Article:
Europe tour day 13: Paris, France

Paris, finallement!

Ever since I was in second year high school (which was roughly 13 years prior to my Europe trip), I’ve wanted to go to Paris to see the Eiffel Tower. Paris, to me, meant romance and walking on cobblestones at night, of muted lights and holding hands with the one you loved. It signified a rich culture, intricate details, and amazing architecture. It signified a certain dreaminess as you go about your day-to-day life.

I know people keep saying Paris isn’t like that…but for me, it was. Or maybe it was just the way I viewed it, despite all the mishaps that happened on our trip. After all, the amount of pleasure you derive in your experiences also depends on the way you view things, right?

And after 13 years of dreaming/wishing/hoping for it, I finally achieved it!

Kinda lost in translation
Kinda lost in translation at Gare de Lyon

We bought a different ticket going to Paris from Geneva because we couldn’t make a reservation (all train tickets to Paris need a reserved seat) and will pay roughly the same amount as a new ticket. And we would need to make the reservation on the same day prior to departure, and I was afraid we wouldn’t get a seat.

We took the TGV Lyria to the Paris Gare de Lyon, and after disembarking, we promptly got…lost.

By this time, my sister and I had gotten pretty good with figuring out the train system per city we went to, but Paris just overwhelmed us. There were so many floors and so many people, and everyone was speaking French. We were trying to find the store to buy the Paris City Pass, and I spent a good hour trying to find it, which I did, eventually, thru the help of Gare de Lyon’s free wifi, because the French people I asked couldn’t understand me, and I couldn’t make them understand me too. It was a pretty tense hour.

When I finally found the store, the lady only spoke French so I spoke French slowly. By some miracle, she understood that I was trying to buy the city pass and she seemed to appreciate that I was trying to speak French and she became so nice to me and was so kind, and I left the store with everything I needed. Whew.

The next step was trying to buy the train ticket to travel from Gare de Lyon to the train station near our accommodations. Thankfully, a French woman who just used a ticket kiosk saw that I was confused and helped pick out my ticket after asking where I’m going.

We followed our host’s instructions, got off the appropriate train stop, and with the help of my map, I found the right street. However, we arrived at 5pm and our host wasn’t there yet so we just waited by the street and took in¬†our first taste of everyday life in Paris.

Walk on cobblestones -- check!
Walk on cobblestones — check!

Our apartment was cozy but super tiny, but for the price, I wasn’t going to complain. We were living with French locals, and there were cafes and stores right in the street, and we were at the bottom of the stairs leading to the Sacre-Coeur.

One thing I noticed about Parisians (and because I asked a lot of people and they kept recommending to take the train) is that they’re not very familiar with their buses. Apparently, there was a bus stop right outside the street but our own host didn’t know about it. I had to figure out how to ride it with the help of a lot of research and figuring out how to transfer from one bus to another. I get why they use the train, it’s much more straightforward without the app, but we didn’t have to walk as far when we used the bus.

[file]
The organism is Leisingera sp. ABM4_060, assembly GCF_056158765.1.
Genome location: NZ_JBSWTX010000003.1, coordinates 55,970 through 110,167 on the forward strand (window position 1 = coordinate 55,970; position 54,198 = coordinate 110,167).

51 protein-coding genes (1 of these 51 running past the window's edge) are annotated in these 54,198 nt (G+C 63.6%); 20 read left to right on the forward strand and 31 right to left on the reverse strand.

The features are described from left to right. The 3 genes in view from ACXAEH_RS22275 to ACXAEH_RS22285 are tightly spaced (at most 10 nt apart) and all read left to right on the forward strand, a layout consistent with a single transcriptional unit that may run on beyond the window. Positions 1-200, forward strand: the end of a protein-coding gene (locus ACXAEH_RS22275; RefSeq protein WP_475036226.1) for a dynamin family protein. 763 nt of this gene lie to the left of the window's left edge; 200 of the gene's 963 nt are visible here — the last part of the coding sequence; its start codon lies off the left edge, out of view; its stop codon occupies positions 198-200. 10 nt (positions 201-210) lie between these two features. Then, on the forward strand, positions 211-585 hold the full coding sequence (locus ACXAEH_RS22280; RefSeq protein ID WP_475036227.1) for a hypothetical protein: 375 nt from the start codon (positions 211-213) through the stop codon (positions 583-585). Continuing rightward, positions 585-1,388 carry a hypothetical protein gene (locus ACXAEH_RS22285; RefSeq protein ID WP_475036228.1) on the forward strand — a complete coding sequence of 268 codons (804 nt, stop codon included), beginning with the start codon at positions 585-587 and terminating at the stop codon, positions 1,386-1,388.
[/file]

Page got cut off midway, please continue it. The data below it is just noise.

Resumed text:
I highly recommend for all tourists without a tour group!
Timesaver secret!

One of the things I highly recommend for DIY tourists like us is the Paris City Pass. It gave us unlimited train and bus access within the city of Paris as well as skip-the-line privileges, for which I was so thankful for when we visited the Louvre Museum. It also gave us access to so many museums of our choice, and we were able to avail of other freebies that came with it. Since we were going to be in Paris for 3 days but only touring the city for 2 days (the first day being the day we arrived), I only got the 2-day city pass, but without the Eiffel Tower access because with that pass, we would only be able to go up to the second floor of the Tower and not the topmost floor. Sadly, when I tried to pre-book tickets to the Eiffel Tower, all passes were sold out and I was advised to just take a chance and line up outside the Tower, which, according to all the blogs I’ve read, would take hours.

We chose the Paris City Pass because it was cheaper than Paris Visite. Plus, we loved that even though the train/bus (valid only within zones 1-3) and museum pass was only valid for two consecutive days, we were allowed to take the hop on-hop off bus and Seine River cruise pass on our 3rd day.

But oh well, we just slept and trusted that we’re going to have fun. ūüôā

Read about my Eurotrip!

Rome day 1-2
Rome day 3
Florence days 4-5
Pisa day 5
Venice day 6
Austria day 7
Munich days 8-9
Z√ľrich days 10-11
Geneva day 12
Paris day 14 РLouvre Museum
Paris day 14 – Seine River Cruise
Paris day 14 ‚Äď The Eiffel Tower
Paris day 15 – Touring Paris
Paris day 16 – Last day in Paris & hop on-hop off tour

Other links you might find helpful:

Getting ready for Europe  |  Preparing your Schengen visa requirements  |  Booking your hotel and plane fare  |  Filling out the Schengen visa form  |  How to apply to the Italian embassy thru Via  |  Cross-country train travel in Europe

One Reply to “Europe tour day 13: Paris, France”

  1. […] days 4-5 Pisa day¬†5 Venice day¬†6 Austria day¬†7 Munich days 8-9 Z√ľrich days 10-11 Geneva¬†day 12 Paris day 13 Paris day 14 – Touring the Louvre Paris day 14 – Seine River Cruise Paris day 14 […]

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